The music video for “On Columbine,” a track from the star-studded concept album Guns: The Album, made its online premiere last March but understandably got lost in the flurry of media attention surrounding the Stoneman Douglas High School shooting and the historic March for Our Lives demonstrations that followed. The song, featuring singer-songwriter Claudio Parrone Jr., and its accompanying video are moving meditations on America's school shooting epidemic, featuring clips of three of the last four U.S. presidents lamenting the lives lost to gun violence (Donald Trump, meanwhile, can be heard, in a speech at the NRA last year, declaring an end to the “assault” on the Second Amendment).
Terrence Mann (#1–10 of 4)
Ladies and gentlemen, don’t be a sucker. Step right up to Pippin, the greatest homegrown show of the season. It even has a puppy. This eye- and pelvis-poppin’ extravaganza seems willing to stop at nothing to make us ooh and aww. But miraculously, it never stoops. Instead, most of its nonstop thrills, chills, and threat of spills fly as high as the tip of its big-top tent. Yes, director Diane Paulus has traded out the original’s trope of an itinerant commedia dell’arte band of players for a troop of traveling cirque performers. And the dazzlingly executed change gives the Broadway revival, its first, a leg up facing down its biggest threat: the looming shadow of Bob Fosse.
The legendary director-choreographer won two Tonys for the first production and was roundly credited for its blockbuster success. Without his hands-on involvement, such as a later tour with Chita Rivera and returning star Ben Vereen, much of the magic was gone. Subsequent reimaginings in London (with a video-game concept) and in regional and community theaters have usually failed, giving the material a reputation as a relic tied to an era and a genius long since passed. But Paulus, of the recent Tony Award-winning revivals of Hair and The Gershwins’ Porgy and Bess, has come to the rescue. Her Pippin moves as fast and forcefully as if it were shot out of a cannon.
- all that jazz
- Andrea Martin
- Ben Vereen
- bob fosse
- Charlotte DAmboise
- Chita Rivera
- diane paulus
- gypsy snider
- les 7 doigts de la main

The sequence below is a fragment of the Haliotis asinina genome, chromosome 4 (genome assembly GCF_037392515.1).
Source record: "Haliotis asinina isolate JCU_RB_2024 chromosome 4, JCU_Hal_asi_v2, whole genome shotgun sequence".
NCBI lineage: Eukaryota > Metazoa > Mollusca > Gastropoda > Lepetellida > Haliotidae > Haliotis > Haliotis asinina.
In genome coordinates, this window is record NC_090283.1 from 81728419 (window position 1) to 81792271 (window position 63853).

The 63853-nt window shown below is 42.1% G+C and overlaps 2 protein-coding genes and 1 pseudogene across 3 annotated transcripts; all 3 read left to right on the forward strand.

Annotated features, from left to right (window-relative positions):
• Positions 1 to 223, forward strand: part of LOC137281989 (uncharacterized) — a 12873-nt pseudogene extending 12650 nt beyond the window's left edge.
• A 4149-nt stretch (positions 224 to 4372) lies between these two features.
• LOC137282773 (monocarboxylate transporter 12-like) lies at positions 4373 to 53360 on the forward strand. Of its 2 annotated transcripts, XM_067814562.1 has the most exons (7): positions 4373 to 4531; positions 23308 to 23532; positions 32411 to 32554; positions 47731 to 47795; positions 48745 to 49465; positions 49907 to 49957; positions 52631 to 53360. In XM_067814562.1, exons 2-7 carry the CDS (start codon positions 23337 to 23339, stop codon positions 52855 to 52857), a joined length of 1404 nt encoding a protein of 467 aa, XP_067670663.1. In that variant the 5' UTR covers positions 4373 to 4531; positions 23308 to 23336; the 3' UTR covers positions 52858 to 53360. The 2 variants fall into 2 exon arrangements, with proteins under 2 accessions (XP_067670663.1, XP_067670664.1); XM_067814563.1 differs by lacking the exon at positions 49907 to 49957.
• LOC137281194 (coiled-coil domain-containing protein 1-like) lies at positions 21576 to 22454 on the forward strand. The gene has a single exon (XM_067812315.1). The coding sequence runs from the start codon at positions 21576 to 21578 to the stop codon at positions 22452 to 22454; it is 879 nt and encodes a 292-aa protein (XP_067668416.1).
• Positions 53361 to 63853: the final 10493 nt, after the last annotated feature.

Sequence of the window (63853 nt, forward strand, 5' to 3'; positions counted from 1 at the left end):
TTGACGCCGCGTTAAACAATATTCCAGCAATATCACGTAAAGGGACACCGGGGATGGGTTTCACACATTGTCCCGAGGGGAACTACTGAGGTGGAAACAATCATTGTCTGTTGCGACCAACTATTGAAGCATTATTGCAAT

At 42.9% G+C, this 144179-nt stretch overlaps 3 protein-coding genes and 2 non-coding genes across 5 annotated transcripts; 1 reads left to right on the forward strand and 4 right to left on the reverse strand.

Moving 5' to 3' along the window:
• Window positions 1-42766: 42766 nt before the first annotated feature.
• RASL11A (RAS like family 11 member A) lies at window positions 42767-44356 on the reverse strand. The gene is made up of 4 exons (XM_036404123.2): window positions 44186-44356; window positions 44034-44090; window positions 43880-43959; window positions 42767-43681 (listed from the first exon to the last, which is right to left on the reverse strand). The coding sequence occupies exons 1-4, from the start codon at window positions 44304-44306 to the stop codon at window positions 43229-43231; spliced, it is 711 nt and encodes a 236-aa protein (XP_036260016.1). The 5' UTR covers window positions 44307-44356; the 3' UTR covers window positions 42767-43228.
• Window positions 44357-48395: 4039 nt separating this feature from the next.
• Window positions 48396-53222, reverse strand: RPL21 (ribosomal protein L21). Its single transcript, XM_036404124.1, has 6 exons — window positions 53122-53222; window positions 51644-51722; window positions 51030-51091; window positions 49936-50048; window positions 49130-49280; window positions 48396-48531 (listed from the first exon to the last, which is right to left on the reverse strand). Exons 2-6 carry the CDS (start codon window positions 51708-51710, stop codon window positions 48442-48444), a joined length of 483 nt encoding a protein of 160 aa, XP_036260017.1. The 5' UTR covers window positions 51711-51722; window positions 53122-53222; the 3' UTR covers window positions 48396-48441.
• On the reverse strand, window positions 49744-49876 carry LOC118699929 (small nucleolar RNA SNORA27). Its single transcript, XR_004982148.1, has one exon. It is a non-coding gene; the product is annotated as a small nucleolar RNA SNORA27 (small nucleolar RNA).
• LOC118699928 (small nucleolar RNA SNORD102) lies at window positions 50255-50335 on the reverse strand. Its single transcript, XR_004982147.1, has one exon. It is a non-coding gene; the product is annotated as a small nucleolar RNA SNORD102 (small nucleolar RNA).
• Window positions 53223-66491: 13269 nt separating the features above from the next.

- matthew james thomas
- music box theatre
- patina miller
- rachel bay jones
- roger o. hirson
- Stephen Schwartz
- Terrence Mann
- the gershwins porgy and bess
Do you remember all those times when you thought you saw something but didn’t? Or heard a noise that nobody else heard? Dogs barking at something you can’t see? A feeling of dread, impending danger—and you can’t explain it?
Those are Harry Dresden’s specialty—he’s a wizard and he can help you.
SciFi Channel’s The Dresden Files (Sundays at 10/9C) is based on author Jim Butcher’s series of novels starring Harry Dresden—Private Investigator and contemporary Chicago’s only openly practicing Wizard. Using his brains, friends and no small amount of magic, Dresden is the classic detective novel hero who constantly gets mere humans in and out of trouble by getting himself in and out of trouble.
The average baseball movie is not actually about baseball. It’s usually about something else—reconciliation, triumph over adversity, love’s redemptive qualities, blah blah blah—with baseball serving as the metaphorical backdrop for, or parallel to, much grander stories.
The result is often sentimental to the point of cheesiness. Most sports movies share a certain embarrassing sincerity; American culture cherishes an almost compulsive desire to watch the little guy overcoming long odds (Hoosiers) or heart and guts trouncing skill and superior size (Rocky IV, Seabiscuit). But because each baseball game contains a narrative about coming home, baseball films tend to take these truisms to extremes. The camera gets that fond faraway look, warm brown filters wrap the audience in the protective embrace of a better time gone by, and as the protagonist digs into the batter’s box with the bases loaded and two outs in the bottom of the ninth, the Hero’s Journey is officially underway. In slo-mo.
This is, mind you, not a complaint. If one of the great pleasures of baseball fandom is telling the game’s stories to each other, and if, like Bull Durham’s Annie Savoy, you believe in the Church of Baseball, this is its call-and-response. Baseball fans enjoy it as a ritual—overly solemn, in the way of most rituals—and as a result, I can forgive baseball movies their self-seriousness, their sometimes sophomoric attempts at philosophy, because I recognize them as expressions of love.
Cheese is delicious. But now and then I find a hair in my food.